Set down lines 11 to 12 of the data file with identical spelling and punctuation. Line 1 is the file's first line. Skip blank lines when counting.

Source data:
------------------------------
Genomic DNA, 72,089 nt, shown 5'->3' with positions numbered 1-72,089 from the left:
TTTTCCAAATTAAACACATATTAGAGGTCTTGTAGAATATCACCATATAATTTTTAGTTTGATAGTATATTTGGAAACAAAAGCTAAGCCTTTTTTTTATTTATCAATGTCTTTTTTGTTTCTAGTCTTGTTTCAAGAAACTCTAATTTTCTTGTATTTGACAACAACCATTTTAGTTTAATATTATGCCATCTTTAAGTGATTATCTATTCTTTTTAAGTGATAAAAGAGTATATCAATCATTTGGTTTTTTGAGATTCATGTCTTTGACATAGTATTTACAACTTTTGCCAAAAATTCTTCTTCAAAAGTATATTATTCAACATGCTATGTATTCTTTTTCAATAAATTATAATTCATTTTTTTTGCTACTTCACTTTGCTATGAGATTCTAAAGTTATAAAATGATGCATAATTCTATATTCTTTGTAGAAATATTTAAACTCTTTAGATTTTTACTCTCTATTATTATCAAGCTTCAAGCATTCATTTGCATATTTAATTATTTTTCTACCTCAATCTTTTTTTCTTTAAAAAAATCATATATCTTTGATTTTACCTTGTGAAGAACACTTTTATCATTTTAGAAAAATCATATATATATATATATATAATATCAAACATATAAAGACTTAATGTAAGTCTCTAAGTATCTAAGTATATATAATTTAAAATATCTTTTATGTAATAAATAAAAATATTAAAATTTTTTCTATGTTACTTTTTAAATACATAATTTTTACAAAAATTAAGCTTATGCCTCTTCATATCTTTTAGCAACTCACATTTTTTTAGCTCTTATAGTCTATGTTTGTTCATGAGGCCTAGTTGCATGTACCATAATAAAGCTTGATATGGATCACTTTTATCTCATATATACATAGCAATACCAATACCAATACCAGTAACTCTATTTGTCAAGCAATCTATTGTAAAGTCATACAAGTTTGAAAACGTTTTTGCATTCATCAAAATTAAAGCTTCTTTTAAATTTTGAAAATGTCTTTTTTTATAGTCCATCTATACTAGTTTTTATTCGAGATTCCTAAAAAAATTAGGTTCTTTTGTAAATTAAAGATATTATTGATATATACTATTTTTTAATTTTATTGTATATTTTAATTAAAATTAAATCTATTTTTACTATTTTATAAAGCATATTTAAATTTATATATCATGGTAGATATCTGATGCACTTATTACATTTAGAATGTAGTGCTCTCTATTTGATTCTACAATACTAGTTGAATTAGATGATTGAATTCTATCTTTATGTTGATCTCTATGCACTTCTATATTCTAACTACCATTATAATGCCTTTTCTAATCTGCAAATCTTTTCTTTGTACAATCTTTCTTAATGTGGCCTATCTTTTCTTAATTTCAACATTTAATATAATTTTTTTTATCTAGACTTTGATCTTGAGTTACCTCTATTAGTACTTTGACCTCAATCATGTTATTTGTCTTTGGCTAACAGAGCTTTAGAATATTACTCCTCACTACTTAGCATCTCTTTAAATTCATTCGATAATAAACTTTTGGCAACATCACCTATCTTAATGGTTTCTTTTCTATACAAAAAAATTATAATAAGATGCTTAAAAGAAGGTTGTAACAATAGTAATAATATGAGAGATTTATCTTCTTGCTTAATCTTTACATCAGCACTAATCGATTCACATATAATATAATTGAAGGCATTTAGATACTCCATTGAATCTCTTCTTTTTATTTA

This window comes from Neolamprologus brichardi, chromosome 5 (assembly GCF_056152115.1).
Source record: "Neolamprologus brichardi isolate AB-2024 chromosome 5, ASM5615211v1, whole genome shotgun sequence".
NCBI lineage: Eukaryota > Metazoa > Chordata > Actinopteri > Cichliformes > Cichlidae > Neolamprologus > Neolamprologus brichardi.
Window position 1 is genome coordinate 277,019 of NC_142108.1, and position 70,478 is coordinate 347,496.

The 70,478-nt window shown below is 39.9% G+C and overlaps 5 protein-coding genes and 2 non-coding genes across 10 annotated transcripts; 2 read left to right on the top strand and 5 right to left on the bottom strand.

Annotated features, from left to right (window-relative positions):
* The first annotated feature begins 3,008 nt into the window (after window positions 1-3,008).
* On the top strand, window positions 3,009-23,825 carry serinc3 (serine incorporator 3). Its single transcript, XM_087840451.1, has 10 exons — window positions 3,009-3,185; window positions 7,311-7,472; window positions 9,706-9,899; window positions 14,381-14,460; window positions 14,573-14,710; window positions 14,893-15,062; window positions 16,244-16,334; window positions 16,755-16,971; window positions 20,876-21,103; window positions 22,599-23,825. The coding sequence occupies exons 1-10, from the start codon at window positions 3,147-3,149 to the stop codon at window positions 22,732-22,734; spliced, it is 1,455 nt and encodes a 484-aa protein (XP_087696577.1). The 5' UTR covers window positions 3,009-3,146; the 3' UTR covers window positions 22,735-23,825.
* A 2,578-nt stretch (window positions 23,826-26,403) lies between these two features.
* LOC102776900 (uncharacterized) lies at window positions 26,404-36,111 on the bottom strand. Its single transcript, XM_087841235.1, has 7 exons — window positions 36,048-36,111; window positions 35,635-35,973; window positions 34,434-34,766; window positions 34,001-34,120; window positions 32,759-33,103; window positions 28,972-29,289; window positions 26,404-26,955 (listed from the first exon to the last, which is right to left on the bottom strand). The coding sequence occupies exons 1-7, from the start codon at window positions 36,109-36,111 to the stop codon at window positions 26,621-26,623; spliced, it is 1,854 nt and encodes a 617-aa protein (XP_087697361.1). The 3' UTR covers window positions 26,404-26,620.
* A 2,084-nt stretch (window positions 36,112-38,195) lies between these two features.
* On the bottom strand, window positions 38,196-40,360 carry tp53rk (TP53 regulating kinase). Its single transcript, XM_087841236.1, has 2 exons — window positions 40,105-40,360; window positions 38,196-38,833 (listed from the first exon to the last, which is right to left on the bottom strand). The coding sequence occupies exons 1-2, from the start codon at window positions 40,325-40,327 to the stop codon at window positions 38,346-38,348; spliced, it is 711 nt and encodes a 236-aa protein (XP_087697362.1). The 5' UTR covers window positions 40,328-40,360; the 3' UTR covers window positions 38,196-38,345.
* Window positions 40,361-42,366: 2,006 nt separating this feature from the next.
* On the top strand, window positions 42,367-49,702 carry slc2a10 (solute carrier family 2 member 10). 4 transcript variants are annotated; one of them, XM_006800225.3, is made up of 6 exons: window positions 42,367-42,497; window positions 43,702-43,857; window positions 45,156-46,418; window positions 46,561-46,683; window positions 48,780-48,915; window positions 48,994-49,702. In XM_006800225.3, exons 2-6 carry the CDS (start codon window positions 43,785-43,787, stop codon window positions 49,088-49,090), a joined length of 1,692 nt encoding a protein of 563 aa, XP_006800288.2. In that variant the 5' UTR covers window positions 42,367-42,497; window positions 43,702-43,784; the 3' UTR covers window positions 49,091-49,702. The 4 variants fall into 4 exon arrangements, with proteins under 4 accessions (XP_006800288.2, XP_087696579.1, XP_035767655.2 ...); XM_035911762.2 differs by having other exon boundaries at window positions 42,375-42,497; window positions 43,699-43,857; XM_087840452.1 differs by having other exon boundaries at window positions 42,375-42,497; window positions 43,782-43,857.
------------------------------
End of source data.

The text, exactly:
* A 2,578-nt stretch (window positions 23,826-26,403) lies between these two features.
* LOC102776900 (uncharacterized) lies at window positions 26,404-36,111 on the bottom strand. Its single transcript, XM_087841235.1, has 7 exons — window positions 36,048-36,111; window positions 35,635-35,973; window positions 34,434-34,766; window positions 34,001-34,120; window positions 32,759-33,103; window positions 28,972-29,289; window positions 26,404-26,955 (listed from the first exon to the last, which is right to left on the bottom strand). The coding sequence occupies exons 1-7, from the start codon at window positions 36,109-36,111 to the stop codon at window positions 26,621-26,623; spliced, it is 1,854 nt and encodes a 617-aa protein (XP_087697361.1). The 3' UTR covers window positions 26,404-26,620.